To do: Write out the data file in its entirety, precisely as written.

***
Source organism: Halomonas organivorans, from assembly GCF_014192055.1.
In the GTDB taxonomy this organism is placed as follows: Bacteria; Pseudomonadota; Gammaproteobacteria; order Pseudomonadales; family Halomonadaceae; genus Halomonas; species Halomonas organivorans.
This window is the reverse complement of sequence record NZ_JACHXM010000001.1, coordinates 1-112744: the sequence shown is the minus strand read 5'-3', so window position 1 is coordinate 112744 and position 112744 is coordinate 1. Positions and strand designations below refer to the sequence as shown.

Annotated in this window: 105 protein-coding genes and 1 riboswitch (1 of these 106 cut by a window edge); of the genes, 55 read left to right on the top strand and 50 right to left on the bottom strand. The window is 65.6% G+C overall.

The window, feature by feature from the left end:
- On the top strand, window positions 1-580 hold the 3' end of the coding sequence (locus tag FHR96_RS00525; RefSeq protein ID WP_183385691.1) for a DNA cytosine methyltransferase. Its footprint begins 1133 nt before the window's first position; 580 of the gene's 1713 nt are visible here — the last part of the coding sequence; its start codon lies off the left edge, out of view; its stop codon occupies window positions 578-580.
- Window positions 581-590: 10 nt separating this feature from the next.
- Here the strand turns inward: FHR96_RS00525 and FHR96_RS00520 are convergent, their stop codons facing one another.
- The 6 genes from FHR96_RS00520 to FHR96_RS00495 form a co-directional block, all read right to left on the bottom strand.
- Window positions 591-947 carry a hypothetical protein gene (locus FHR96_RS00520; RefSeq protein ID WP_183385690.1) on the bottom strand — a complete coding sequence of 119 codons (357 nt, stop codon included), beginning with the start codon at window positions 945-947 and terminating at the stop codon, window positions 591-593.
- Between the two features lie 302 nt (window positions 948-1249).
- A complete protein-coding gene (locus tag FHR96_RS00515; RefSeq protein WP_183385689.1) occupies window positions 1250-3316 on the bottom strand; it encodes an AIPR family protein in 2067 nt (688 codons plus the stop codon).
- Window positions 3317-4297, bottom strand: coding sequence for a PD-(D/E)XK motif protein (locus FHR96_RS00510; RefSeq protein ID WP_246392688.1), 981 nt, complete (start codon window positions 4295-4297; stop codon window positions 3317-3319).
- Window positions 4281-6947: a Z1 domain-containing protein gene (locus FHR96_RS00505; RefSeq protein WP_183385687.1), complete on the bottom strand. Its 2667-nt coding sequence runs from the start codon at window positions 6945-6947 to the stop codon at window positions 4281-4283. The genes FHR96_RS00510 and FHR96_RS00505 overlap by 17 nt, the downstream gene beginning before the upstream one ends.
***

Source organism: Halomonas organivorans, from assembly GCF_014192055.1.
In the GTDB taxonomy this organism is placed as follows: Bacteria; Pseudomonadota; Gammaproteobacteria; order Pseudomonadales; family Halomonadaceae; genus Halomonas; species Halomonas organivorans.
This window is the reverse complement of sequence record NZ_JACHXM010000001.1, coordinates 1-112744: the sequence shown is the minus strand read 5'-3', so window position 1 is coordinate 112744 and position 112744 is coordinate 1. Positions and strand designations below refer to the sequence as shown.

Annotated in this window: 105 protein-coding genes and 1 riboswitch (1 of these 106 cut by a window edge); of the genes, 55 read left to right on the top strand and 50 right to left on the bottom strand. The window is 65.6% G+C overall.

The window, feature by feature from the left end:
- On the top strand, window positions 1-580 hold the 3' end of the coding sequence (locus tag FHR96_RS00525; RefSeq protein ID WP_183385691.1) for a DNA cytosine methyltransferase. Its footprint begins 1133 nt before the window's first position; 580 of the gene's 1713 nt are visible here — the last part of the coding sequence; its start codon lies off the left edge, out of view; its stop codon occupies window positions 578-580.
- Window positions 581-590: 10 nt separating this feature from the next.
- Here the strand turns inward: FHR96_RS00525 and FHR96_RS00520 are convergent, their stop codons facing one another.
- The 6 genes from FHR96_RS00520 to FHR96_RS00495 form a co-directional block, all read right to left on the bottom strand.
- Window positions 591-947 carry a hypothetical protein gene (locus FHR96_RS00520; RefSeq protein ID WP_183385690.1) on the bottom strand — a complete coding sequence of 119 codons (357 nt, stop codon included), beginning with the start codon at window positions 945-947 and terminating at the stop codon, window positions 591-593.
- Between the two features lie 302 nt (window positions 948-1249).
- A complete protein-coding gene (locus tag FHR96_RS00515; RefSeq protein WP_183385689.1) occupies window positions 1250-3316 on the bottom strand; it encodes an AIPR family protein in 2067 nt (688 codons plus the stop codon).
- Window positions 3317-4297, bottom strand: coding sequence for a PD-(D/E)XK motif protein (locus FHR96_RS00510; RefSeq protein ID WP_246392688.1), 981 nt, complete (start codon window positions 4295-4297; stop codon window positions 3317-3319).
- Window positions 4281-6947: a Z1 domain-containing protein gene (locus FHR96_RS00505; RefSeq protein WP_183385687.1), complete on the bottom strand. Its 2667-nt coding sequence runs from the start codon at window positions 6945-6947 to the stop codon at window positions 4281-4283. The genes FHR96_RS00510 and FHR96_RS00505 overlap by 17 nt, the downstream gene beginning before the upstream one ends.